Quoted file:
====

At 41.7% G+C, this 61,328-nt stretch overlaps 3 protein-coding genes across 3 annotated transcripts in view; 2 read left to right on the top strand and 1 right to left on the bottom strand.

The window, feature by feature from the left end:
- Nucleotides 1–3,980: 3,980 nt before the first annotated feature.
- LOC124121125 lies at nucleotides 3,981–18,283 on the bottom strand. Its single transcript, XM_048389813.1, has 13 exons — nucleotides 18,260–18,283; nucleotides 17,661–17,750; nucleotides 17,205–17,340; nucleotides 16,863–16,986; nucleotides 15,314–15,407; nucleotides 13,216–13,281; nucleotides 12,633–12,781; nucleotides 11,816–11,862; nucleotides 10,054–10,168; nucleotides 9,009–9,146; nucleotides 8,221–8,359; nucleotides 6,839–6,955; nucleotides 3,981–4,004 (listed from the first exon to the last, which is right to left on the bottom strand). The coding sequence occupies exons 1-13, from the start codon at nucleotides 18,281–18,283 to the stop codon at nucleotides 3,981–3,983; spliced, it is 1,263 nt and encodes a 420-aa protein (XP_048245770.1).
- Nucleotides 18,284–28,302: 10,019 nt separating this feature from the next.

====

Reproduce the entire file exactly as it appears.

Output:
At 41.7% G+C, this 61,328-nt stretch overlaps 3 protein-coding genes across 3 annotated transcripts in view; 2 read left to right on the top strand and 1 right to left on the bottom strand.

The window, feature by feature from the left end:
- Nucleotides 1–3,980: 3,980 nt before the first annotated feature.
- LOC124121125 lies at nucleotides 3,981–18,283 on the bottom strand. Its single transcript, XM_048389813.1, has 13 exons — nucleotides 18,260–18,283; nucleotides 17,661–17,750; nucleotides 17,205–17,340; nucleotides 16,863–16,986; nucleotides 15,314–15,407; nucleotides 13,216–13,281; nucleotides 12,633–12,781; nucleotides 11,816–11,862; nucleotides 10,054–10,168; nucleotides 9,009–9,146; nucleotides 8,221–8,359; nucleotides 6,839–6,955; nucleotides 3,981–4,004 (listed from the first exon to the last, which is right to left on the bottom strand). The coding sequence occupies exons 1-13, from the start codon at nucleotides 18,281–18,283 to the stop codon at nucleotides 3,981–3,983; spliced, it is 1,263 nt and encodes a 420-aa protein (XP_048245770.1).
- Nucleotides 18,284–28,302: 10,019 nt separating this feature from the next.